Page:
When will our political and industry leaders put the health of consumers ahead of their quarterly profits? When will politicians, often the least qualified people to be making rules on health and safety, stop bending to the wishes of the National Fisheries Institute, the nationís leading fish industry trade group?

But the ultimate choice rests with the consumers, you and I. We can choose to see the inherent dangers in consuming animal products. Countless studies and countless deaths have illustrated the folly of eating contaminated meat from the horrible conditions in slaughterhouses. Thousands die each year from eating poisoned chicken raised and processed in equally deplorable conditions. Even drinking milk has been shown to actually increase the risk of osteoporosis, not decrease it.

Try eliminating animal foods from your diet and experience the rich array of plant foods our world has to offer. Your health will improve, your children will be safe, and you will experience the joy of eating a meal that was not brought to you through the suffering of another creature.

Consider fish your neighbors, not your meal.


1. Be reminded of the routine destruction of our oceans at: http://seawifs.gsfc.nasa.gov/OCEAN_PLANET/HTML/peril_oil_pollution.html

2. Read about the recent FDA warning about mercury in four types of fish in the "Seattle Times" by clicking here.

3. Read about the 60,000 newborns affected by mercury from contaminated fish by clicking here.

4. Learn about the connection between consuming dairy products and osteoporosis at Earthsave at: http://www.earthsave.org/ and through the John McDougall Wellness Center at: http://www.drmcdougall.com/

5. Learn about the situation with halibut from the International Pacific Halibut Commission at: http://www.iphc.washington.edu/halcom/default.htm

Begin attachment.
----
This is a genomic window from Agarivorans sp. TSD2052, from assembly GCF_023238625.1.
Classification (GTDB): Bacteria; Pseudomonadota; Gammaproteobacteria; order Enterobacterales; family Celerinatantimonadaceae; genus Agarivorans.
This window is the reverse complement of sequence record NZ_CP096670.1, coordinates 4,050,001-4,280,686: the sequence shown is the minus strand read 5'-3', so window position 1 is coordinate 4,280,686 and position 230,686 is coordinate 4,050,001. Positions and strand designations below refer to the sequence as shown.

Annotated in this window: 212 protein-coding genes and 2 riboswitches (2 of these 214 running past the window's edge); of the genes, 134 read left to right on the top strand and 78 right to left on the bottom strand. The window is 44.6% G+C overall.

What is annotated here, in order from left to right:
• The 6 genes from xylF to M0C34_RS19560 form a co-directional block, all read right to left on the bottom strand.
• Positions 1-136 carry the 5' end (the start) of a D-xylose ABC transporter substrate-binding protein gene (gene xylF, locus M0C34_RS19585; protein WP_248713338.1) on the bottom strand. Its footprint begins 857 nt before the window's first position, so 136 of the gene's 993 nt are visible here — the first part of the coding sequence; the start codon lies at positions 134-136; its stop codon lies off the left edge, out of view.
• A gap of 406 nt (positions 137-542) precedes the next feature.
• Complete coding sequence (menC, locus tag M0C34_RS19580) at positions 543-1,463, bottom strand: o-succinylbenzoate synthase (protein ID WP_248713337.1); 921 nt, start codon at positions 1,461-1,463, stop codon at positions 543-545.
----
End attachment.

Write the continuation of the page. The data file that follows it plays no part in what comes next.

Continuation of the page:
6. Check out the Organic Consumers Association at: http://www.organicconsumers.org/info.htm

7. Look for food co-ops near you for the best in food. You can find a listing for many at the Co-Op America Green Pages Online at: http://www.coopamerica.org/gp/

8. Want to feed the homeless and needy in your community wholesome foods? Visit the Food Not Bombs webpage at: http://home.earthlink.net/~foodnotbombs/ and learn how.

9. An interesting summary of compelling reasons to reduce the consumption of animal products can be found at: http://www.essene.com/Essene%20Teachings/Vegetarian.html. It includes an overview of the eating practices of the world's major religious groups.

10. Many resources to help the consumer can be found at the web site of People for the Ethical Treatment of Animals at: http://www.peta-online.org/liv/index.html 11. Find out who your Congressional representatives are and e-mail them. Demand that they stay strong and work harder to protect our health, the environment and animal rights. If you know your Zip code, you can find them at: http://www.visi.com/juan/congress/ziptoit.html or you can search by state at: http://www.webslingerz.com/jhoffman/congress-email.html. You can also find your representatives at: http://congress.nw.dc.us/innovate/index.html.

[Jackie Alan Giuliano, Ph.D. is a writer and teacher in Seattle. He can be found wondering how many of the salmon returning from the sea to spawn in local streams are contaminated with mercury. Please send your thoughts, comments, and visions to him at jackie@healingourworld.com and visit his website at http://www.healingourworld.com]